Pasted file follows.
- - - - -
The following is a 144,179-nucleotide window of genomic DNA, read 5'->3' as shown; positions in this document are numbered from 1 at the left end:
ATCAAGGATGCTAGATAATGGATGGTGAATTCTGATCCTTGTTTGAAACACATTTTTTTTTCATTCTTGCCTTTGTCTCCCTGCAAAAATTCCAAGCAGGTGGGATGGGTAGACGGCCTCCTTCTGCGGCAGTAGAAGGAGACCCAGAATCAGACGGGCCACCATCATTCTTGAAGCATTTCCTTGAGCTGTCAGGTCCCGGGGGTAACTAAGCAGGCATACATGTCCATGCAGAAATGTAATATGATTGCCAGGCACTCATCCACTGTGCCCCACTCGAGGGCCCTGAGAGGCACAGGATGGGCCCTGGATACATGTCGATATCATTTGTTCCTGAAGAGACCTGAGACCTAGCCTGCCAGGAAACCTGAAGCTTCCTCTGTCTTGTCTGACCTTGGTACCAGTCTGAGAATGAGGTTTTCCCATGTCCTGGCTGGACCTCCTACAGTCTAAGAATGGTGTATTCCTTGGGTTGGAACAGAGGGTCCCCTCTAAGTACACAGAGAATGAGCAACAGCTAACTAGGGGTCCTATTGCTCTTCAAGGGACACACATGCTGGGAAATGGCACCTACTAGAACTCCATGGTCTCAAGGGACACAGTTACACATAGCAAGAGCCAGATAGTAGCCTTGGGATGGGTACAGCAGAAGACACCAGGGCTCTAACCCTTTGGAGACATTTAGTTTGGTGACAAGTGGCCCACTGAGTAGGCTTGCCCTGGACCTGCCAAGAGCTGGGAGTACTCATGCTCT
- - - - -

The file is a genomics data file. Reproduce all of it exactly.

The following is a 144,179-nucleotide window of genomic DNA, read 5'->3' as shown; positions in this document are numbered from 1 at the left end:
ATCAAGGATGCTAGATAATGGATGGTGAATTCTGATCCTTGTTTGAAACACATTTTTTTTTCATTCTTGCCTTTGTCTCCCTGCAAAAATTCCAAGCAGGTGGGATGGGTAGACGGCCTCCTTCTGCGGCAGTAGAAGGAGACCCAGAATCAGACGGGCCACCATCATTCTTGAAGCATTTCCTTGAGCTGTCAGGTCCCGGGGGTAACTAAGCAGGCATACATGTCCATGCAGAAATGTAATATGATTGCCAGGCACTCATCCACTGTGCCCCACTCGAGGGCCCTGAGAGGCACAGGATGGGCCCTGGATACATGTCGATATCATTTGTTCCTGAAGAGACCTGAGACCTAGCCTGCCAGGAAACCTGAAGCTTCCTCTGTCTTGTCTGACCTTGGTACCAGTCTGAGAATGAGGTTTTCCCATGTCCTGGCTGGACCTCCTACAGTCTAAGAATGGTGTATTCCTTGGGTTGGAACAGAGGGTCCCCTCTAAGTACACAGAGAATGAGCAACAGCTAACTAGGGGTCCTATTGCTCTTCAAGGGACACACATGCTGGGAAATGGCACCTACTAGAACTCCATGGTCTCAAGGGACACAGTTACACATAGCAAGAGCCAGATAGTAGCCTTGGGATGGGTACAGCAGAAGACACCAGGGCTCTAACCCTTTGGAGACATTTAGTTTGGTGACAAGTGGCCCACTGAGTAGGCTTGCCCTGGACCTGCCAAGAGCTGGGAGTACTCATGCTCT